$220,8bn to improve irrigation schemes

AS part of a cocktail of measures to drought proof agriculture and guarantee food security at household and national levels Government has set aside $220.8 billion towards Irrigation rehabilitation to reduce reliance on rain-fed agriculture, which continues to be affected by climatic shocks. 

About 350 000 hectares of cereals are expected to be put under irrigable land in order to produce 1, 8 million tonnes that are required for the country to become food self-sufficiency.

The Smallholder Irrigation Revitalisation Programme targets to rehabilitate 5 202 ha in order to enhance food security, including adaptation and mitigation of climate change shocks among smallholder farmers. 

Lands, Agriculture, Fisheries, Water and Rural Development permanent secretary Professor Obert Jiri said every inch of irrigable land must be put to the staple crop including maize and traditional grains adding that irrigation schemes must be prioritised this season to ensure that the country produces enough in the face of El Nino period. 

“We can also climate proof through irrigation development to a larger scale. We also want more irrigation schemes. Out of the 416 irrigation schemes we have in the country about 331 were put under wheat which means that they are operational. If we fix them, we are looking at another 8 000 hectares. These are things which we can do this season to ensure that every inch of irrigable land is put to cereal crop production, that way we can climate-proof our agriculture to ensure food security,’’ he said.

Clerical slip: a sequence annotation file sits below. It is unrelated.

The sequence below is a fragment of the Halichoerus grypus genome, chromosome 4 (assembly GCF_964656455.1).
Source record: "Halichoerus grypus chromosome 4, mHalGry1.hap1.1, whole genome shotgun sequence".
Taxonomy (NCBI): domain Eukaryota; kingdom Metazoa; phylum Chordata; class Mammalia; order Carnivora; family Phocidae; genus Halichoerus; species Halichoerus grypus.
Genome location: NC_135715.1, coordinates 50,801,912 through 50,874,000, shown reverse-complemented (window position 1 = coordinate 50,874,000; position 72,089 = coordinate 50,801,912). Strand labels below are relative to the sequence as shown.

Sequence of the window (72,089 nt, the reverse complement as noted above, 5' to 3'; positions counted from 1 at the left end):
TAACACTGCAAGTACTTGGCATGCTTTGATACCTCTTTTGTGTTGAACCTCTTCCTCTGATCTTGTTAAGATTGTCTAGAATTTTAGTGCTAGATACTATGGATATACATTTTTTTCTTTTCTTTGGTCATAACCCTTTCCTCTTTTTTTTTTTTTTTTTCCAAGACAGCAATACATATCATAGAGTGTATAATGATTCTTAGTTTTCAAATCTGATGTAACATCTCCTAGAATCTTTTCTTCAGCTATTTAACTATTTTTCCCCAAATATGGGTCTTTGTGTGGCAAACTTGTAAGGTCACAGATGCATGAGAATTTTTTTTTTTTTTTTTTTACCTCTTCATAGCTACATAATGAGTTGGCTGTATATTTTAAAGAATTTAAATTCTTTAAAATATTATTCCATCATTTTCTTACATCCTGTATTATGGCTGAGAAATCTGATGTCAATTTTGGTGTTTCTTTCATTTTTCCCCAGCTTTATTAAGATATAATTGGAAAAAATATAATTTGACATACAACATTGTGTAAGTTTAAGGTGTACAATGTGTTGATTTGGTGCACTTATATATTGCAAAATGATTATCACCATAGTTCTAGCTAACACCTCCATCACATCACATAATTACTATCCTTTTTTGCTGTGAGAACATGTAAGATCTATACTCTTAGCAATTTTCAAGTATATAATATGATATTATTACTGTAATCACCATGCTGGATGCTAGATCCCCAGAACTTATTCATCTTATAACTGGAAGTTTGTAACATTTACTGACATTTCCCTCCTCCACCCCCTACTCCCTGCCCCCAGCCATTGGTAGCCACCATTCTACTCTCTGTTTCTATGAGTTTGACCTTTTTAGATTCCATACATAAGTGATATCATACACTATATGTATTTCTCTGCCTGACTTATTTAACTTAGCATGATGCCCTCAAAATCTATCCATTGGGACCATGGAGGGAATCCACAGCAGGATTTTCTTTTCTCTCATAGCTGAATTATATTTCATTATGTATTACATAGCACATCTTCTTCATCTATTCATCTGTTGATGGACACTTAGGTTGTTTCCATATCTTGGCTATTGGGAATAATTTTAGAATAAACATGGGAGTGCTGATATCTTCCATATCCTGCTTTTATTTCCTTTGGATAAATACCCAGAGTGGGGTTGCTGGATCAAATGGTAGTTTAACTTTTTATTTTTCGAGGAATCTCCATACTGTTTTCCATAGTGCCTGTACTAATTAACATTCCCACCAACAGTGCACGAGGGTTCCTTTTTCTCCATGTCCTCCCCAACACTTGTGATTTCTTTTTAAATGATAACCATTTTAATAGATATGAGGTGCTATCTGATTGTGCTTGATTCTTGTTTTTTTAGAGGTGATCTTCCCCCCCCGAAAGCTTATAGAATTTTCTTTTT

In a recent interview farmers said irrigation schemes are critical to improve agricultural production adding that Government’s move to introduce the system is greatly appreciated.

They also said irrigation schemes constructed so far have turned the areas into green belts. One of the beneficiaries of Bubi- Lupane irrigation scheme, Mr Martin Hlongwane said the scheme has helped to transform subsistence agriculture at household level into commercial agriculture as part of rural development and industrialisation in line with vision 2030. 

He said following the revitalisation of the scheme in 2021, they have started reaping the rewards of their labour. 

“We are unemployed as a family, we struggled to make ends meet until the Government availed us of this opportunity. We are grateful we can now afford to send our children to school,” he said. 

Another beneficiary Mrs Margaret Simango said through their efforts, they are contributing towards boosting the country’s food security.

“The irrigation scheme has enabled my family to be food secure. I am also glad that in my small way, I am also contributing to Zimbabwe’s food security,” she said.


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